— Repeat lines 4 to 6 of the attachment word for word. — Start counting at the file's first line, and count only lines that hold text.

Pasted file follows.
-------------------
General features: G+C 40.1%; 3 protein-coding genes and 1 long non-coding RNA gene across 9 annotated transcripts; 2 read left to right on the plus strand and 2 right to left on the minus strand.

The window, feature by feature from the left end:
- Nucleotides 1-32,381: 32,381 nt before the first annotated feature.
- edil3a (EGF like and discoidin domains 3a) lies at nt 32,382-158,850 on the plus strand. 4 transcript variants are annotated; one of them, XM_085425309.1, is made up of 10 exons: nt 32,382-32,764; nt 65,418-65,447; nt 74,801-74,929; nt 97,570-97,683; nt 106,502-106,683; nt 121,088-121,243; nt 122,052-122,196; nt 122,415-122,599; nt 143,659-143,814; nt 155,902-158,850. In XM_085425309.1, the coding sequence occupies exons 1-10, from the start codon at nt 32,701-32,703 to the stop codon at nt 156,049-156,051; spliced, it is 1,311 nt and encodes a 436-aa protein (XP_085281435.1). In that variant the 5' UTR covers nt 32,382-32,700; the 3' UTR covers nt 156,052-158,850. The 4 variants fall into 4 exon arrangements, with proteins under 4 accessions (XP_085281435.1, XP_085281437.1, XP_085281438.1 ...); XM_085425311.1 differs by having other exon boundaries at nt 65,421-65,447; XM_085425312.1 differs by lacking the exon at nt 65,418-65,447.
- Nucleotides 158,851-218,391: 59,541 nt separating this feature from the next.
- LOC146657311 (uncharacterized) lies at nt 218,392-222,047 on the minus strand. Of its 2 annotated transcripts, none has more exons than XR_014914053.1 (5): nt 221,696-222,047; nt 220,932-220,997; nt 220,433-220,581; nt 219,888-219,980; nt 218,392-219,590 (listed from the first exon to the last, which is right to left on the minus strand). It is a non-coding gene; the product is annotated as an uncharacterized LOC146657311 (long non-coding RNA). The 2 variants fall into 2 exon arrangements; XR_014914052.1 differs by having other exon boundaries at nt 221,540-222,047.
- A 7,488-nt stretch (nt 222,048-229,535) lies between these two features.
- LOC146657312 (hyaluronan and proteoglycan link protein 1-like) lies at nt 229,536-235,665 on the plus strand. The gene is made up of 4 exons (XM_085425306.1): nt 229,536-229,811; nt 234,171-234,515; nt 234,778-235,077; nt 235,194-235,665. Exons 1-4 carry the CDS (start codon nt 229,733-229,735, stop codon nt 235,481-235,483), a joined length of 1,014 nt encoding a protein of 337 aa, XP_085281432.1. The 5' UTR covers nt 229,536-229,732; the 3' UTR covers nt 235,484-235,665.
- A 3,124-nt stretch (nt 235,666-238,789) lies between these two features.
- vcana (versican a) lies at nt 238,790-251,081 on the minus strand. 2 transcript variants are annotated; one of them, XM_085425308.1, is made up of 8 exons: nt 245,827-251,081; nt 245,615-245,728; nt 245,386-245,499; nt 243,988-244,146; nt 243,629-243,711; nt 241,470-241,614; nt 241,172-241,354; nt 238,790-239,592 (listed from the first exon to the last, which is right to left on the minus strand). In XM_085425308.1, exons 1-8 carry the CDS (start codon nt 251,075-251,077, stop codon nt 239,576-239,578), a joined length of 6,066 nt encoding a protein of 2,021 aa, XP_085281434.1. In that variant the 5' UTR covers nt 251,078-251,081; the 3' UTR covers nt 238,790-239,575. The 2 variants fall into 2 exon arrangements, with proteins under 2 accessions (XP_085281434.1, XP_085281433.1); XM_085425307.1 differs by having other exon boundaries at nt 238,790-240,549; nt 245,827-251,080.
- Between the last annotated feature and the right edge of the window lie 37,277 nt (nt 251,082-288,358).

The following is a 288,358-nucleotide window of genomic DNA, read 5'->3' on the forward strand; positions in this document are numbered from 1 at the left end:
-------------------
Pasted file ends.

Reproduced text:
- edil3a (EGF like and discoidin domains 3a) lies at nt 32,382-158,850 on the plus strand. 4 transcript variants are annotated; one of them, XM_085425309.1, is made up of 10 exons: nt 32,382-32,764; nt 65,418-65,447; nt 74,801-74,929; nt 97,570-97,683; nt 106,502-106,683; nt 121,088-121,243; nt 122,052-122,196; nt 122,415-122,599; nt 143,659-143,814; nt 155,902-158,850. In XM_085425309.1, the coding sequence occupies exons 1-10, from the start codon at nt 32,701-32,703 to the stop codon at nt 156,049-156,051; spliced, it is 1,311 nt and encodes a 436-aa protein (XP_085281435.1). In that variant the 5' UTR covers nt 32,382-32,700; the 3' UTR covers nt 156,052-158,850. The 4 variants fall into 4 exon arrangements, with proteins under 4 accessions (XP_085281435.1, XP_085281437.1, XP_085281438.1 ...); XM_085425311.1 differs by having other exon boundaries at nt 65,421-65,447; XM_085425312.1 differs by lacking the exon at nt 65,418-65,447.
- Nucleotides 158,851-218,391: 59,541 nt separating this feature from the next.
- LOC146657311 (uncharacterized) lies at nt 218,392-222,047 on the minus strand. Of its 2 annotated transcripts, none has more exons than XR_014914053.1 (5): nt 221,696-222,047; nt 220,932-220,997; nt 220,433-220,581; nt 219,888-219,980; nt 218,392-219,590 (listed from the first exon to the last, which is right to left on the minus strand). It is a non-coding gene; the product is annotated as an uncharacterized LOC146657311 (long non-coding RNA). The 2 variants fall into 2 exon arrangements; XR_014914052.1 differs by having other exon boundaries at nt 221,540-222,047.